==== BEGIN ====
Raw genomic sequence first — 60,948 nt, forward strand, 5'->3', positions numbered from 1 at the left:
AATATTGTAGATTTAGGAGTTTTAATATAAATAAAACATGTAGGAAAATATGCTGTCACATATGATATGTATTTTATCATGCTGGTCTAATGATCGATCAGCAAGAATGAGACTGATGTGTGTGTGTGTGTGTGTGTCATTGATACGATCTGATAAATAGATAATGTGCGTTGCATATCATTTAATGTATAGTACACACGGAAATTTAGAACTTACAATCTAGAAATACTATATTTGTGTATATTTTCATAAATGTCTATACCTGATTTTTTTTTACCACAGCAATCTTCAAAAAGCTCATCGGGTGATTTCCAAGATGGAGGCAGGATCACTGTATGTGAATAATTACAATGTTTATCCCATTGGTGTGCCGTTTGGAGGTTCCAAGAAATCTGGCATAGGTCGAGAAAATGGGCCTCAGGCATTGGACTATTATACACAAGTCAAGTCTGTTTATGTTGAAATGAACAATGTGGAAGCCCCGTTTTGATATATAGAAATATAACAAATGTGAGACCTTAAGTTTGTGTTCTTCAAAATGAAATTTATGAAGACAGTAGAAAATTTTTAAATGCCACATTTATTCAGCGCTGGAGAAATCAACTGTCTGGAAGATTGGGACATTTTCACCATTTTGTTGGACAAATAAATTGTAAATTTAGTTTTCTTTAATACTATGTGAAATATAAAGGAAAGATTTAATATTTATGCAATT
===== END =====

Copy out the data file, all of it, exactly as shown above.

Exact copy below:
Raw genomic sequence first — 60,948 nt, forward strand, 5'->3', positions numbered from 1 at the left:
AATATTGTAGATTTAGGAGTTTTAATATAAATAAAACATGTAGGAAAATATGCTGTCACATATGATATGTATTTTATCATGCTGGTCTAATGATCGATCAGCAAGAATGAGACTGATGTGTGTGTGTGTGTGTGTGTCATTGATACGATCTGATAAATAGATAATGTGCGTTGCATATCATTTAATGTATAGTACACACGGAAATTTAGAACTTACAATCTAGAAATACTATATTTGTGTATATTTTCATAAATGTCTATACCTGATTTTTTTTTACCACAGCAATCTTCAAAAAGCTCATCGGGTGATTTCCAAGATGGAGGCAGGATCACTGTATGTGAATAATTACAATGTTTATCCCATTGGTGTGCCGTTTGGAGGTTCCAAGAAATCTGGCATAGGTCGAGAAAATGGGCCTCAGGCATTGGACTATTATACACAAGTCAAGTCTGTTTATGTTGAAATGAACAATGTGGAAGCCCCGTTTTGATATATAGAAATATAACAAATGTGAGACCTTAAGTTTGTGTTCTTCAAAATGAAATTTATGAAGACAGTAGAAAATTTTTAAATGCCACATTTATTCAGCGCTGGAGAAATCAACTGTCTGGAAGATTGGGACATTTTCACCATTTTGTTGGACAAATAAATTGTAAATTTAGTTTTCTTTAATACTATGTGAAATATAAAGGAAAGATTTAATATTTATGCAATT